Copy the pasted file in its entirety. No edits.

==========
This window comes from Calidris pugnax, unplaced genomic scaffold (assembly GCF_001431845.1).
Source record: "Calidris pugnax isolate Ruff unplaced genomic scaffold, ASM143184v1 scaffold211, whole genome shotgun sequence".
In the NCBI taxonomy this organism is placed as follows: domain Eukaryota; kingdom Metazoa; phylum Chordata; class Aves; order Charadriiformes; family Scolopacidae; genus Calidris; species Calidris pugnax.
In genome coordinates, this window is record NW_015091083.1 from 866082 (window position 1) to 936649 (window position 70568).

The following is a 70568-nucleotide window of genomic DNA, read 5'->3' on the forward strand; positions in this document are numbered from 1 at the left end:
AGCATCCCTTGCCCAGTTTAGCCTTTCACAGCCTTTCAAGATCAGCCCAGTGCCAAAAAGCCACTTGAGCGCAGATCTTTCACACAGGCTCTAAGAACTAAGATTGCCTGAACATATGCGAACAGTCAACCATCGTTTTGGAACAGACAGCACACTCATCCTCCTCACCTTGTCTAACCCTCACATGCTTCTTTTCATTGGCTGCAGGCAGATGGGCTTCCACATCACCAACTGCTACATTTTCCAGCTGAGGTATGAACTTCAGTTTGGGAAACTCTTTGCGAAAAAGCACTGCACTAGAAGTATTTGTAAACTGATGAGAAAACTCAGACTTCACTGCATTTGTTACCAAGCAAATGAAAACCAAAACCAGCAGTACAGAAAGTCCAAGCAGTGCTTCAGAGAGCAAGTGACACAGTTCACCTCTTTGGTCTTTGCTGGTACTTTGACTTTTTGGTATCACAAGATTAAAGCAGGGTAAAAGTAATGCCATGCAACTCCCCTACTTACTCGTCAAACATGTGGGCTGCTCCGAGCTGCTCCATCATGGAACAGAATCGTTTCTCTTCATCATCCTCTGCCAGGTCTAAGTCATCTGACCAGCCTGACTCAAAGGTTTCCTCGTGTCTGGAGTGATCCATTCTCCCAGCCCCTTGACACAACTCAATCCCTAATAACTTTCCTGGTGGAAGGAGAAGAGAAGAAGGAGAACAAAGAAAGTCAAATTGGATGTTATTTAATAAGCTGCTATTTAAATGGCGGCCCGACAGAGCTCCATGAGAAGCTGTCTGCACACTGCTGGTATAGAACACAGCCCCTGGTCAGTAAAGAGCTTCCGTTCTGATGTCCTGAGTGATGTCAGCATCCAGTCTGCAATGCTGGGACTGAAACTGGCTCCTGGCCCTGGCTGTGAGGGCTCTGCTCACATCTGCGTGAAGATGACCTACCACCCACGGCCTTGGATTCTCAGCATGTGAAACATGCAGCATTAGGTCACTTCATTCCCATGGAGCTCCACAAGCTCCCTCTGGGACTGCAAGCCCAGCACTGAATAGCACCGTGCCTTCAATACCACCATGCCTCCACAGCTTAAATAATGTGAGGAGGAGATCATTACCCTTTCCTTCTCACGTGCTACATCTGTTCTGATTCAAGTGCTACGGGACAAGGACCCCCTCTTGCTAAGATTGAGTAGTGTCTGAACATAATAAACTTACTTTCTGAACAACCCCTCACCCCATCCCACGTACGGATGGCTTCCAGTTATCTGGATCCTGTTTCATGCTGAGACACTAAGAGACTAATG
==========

This window comes from Calidris pugnax, unplaced genomic scaffold (assembly GCF_001431845.1).
Source record: "Calidris pugnax isolate Ruff unplaced genomic scaffold, ASM143184v1 scaffold211, whole genome shotgun sequence".
In the NCBI taxonomy this organism is placed as follows: domain Eukaryota; kingdom Metazoa; phylum Chordata; class Aves; order Charadriiformes; family Scolopacidae; genus Calidris; species Calidris pugnax.
In genome coordinates, this window is record NW_015091083.1 from 866082 (window position 1) to 936649 (window position 70568).

The following is a 70568-nucleotide window of genomic DNA, read 5'->3' on the forward strand; positions in this document are numbered from 1 at the left end:
AGCATCCCTTGCCCAGTTTAGCCTTTCACAGCCTTTCAAGATCAGCCCAGTGCCAAAAAGCCACTTGAGCGCAGATCTTTCACACAGGCTCTAAGAACTAAGATTGCCTGAACATATGCGAACAGTCAACCATCGTTTTGGAACAGACAGCACACTCATCCTCCTCACCTTGTCTAACCCTCACATGCTTCTTTTCATTGGCTGCAGGCAGATGGGCTTCCACATCACCAACTGCTACATTTTCCAGCTGAGGTATGAACTTCAGTTTGGGAAACTCTTTGCGAAAAAGCACTGCACTAGAAGTATTTGTAAACTGATGAGAAAACTCAGACTTCACTGCATTTGTTACCAAGCAAATGAAAACCAAAACCAGCAGTACAGAAAGTCCAAGCAGTGCTTCAGAGAGCAAGTGACACAGTTCACCTCTTTGGTCTTTGCTGGTACTTTGACTTTTTGGTATCACAAGATTAAAGCAGGGTAAAAGTAATGCCATGCAACTCCCCTACTTACTCGTCAAACATGTGGGCTGCTCCGAGCTGCTCCATCATGGAACAGAATCGTTTCTCTTCATCATCCTCTGCCAGGTCTAAGTCATCTGACCAGCCTGACTCAAAGGTTTCCTCGTGTCTGGAGTGATCCATTCTCCCAGCCCCTTGACACAACTCAATCCCTAATAACTTTCCTGGTGGAAGGAGAAGAGAAGAAGGAGAACAAAGAAAGTCAAATTGGATGTTATTTAATAAGCTGCTATTTAAATGGCGGCCCGACAGAGCTCCATGAGAAGCTGTCTGCACACTGCTGGTATAGAACACAGCCCCTGGTCAGTAAAGAGCTTCCGTTCTGATGTCCTGAGTGATGTCAGCATCCAGTCTGCAATGCTGGGACTGAAACTGGCTCCTGGCCCTGGCTGTGAGGGCTCTGCTCACATCTGCGTGAAGATGACCTACCACCCACGGCCTTGGATTCTCAGCATGTGAAACATGCAGCATTAGGTCACTTCATTCCCATGGAGCTCCACAAGCTCCCTCTGGGACTGCAAGCCCAGCACTGAATAGCACCGTGCCTTCAATACCACCATGCCTCCACAGCTTAAATAATGTGAGGAGGAGATCATTACCCTTTCCTTCTCACGTGCTACATCTGTTCTGATTCAAGTGCTACGGGACAAGGACCCCCTCTTGCTAAGATTGAGTAGTGTCTGAACATAATAAACTTACTTTCTGAACAACCCCTCACCCCATCCCACGTACGGATGGCTTCCAGTTATCTGGATCCTGTTTCATGCTGAGACACTAAGAGACTAATG